Faulkner’s favorite drink is often listed as the julep, which is probably correct: his house in Oxford still displays his beloved metal julep cup. But his old standby was the toddy, which he describes “compounding … with ritualistic care.” It comes in two forms, hot and cold. Faulkner’s niece, Dean Faulkner Wells, clearly recalled her uncle making hot toddies and serving them to his ailing children on a silver tray. But unlike today, the cold toddy seems to have been the more popular in Faulkner’s day.
2 ounces of bourbon or white whiskey
4 ounces of water (cold or boiling)
If cold, 1 lemon slice; if hot, 1/2 lemon, both juice + rind
1 teaspoon of sugar
The key to a toddy, according to Faulkner, is that the sugar must be dissolved into a small amount of water before the whiskey is added, otherwise it “lies in a little intact swirl like sand at the bottom of the glass.” (One of Faulkner’s short stories, “An Error in Chemistry,” hinges on this point: a northern murderer, pretending to be a Southern gentleman, mistakenly mixes sugar with “raw whiskey”; the Southerners recognize his faux pas and immediately pounce on him.) Once the sugar is dissolved, the whiskey is poured over it. Top it off, to taste, with the remaining water—preferably “rainwater from a cistern.” Add lemon and serve in a heavy glass tumbler.
“The Easter Egg” by Saki
It was distinctly hard lines for Lady Barbara, who came of good fighting stock, and was one of the bravest women of her generation, that her son should be so undisguisedly a coward. Whatever good qualities Lester Slaggby may have possessed, and he was in some respects charming, courage could certainly never be imputed to him. As a child he had suffered from childish timidity, as a boy from unboyish funk, and as a youth he had exchanged unreasoning fears for others which were more formidable from the fact of having a carefully thought-out basis. He was frankly afraid of animals, nervous with firearms, and never crossed the Channel without mentally comparing the numerical proportion of lifebelts to passengers. On horseback he seemed to require as many hands as a Hindu god, at least four for clutching the reins, and two more for patting the horse soothingly on the neck. Lady Barbara no longer pretended not to see her son’s prevailing weakness, with her usual courage she faced the knowledge of it squarely, and, mother-like, loved him none the less.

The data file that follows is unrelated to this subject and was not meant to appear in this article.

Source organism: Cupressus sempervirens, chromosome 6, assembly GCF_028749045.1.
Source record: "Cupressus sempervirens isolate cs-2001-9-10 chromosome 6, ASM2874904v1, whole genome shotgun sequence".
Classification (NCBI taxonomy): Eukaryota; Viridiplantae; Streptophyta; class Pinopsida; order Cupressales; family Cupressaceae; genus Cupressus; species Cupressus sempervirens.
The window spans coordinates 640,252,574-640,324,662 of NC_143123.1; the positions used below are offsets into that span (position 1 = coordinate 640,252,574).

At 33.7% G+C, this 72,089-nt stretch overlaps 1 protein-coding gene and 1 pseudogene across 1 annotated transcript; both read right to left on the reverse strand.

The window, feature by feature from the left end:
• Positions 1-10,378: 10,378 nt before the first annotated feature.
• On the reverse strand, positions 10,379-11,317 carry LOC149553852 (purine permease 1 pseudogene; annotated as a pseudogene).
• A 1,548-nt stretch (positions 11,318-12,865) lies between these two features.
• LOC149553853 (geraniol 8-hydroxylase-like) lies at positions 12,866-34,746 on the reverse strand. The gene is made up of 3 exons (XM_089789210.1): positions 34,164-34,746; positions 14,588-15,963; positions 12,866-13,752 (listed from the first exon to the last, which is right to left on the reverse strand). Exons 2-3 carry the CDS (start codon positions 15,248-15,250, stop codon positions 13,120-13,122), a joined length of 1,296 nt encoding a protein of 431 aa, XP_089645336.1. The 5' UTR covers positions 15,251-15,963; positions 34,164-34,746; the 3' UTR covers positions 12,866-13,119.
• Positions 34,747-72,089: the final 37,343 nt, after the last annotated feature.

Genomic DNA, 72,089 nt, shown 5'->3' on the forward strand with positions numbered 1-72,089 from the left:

Continental travel, anywhere away from the great tourist tracks, was a favoured hobby with Lady Barbara, and Lester joined her as often as possible. Eastertide usually found her at Knobaltheim, an upland township in one of those small princedoms that make inconspicuous freckles on the map of Central Europe.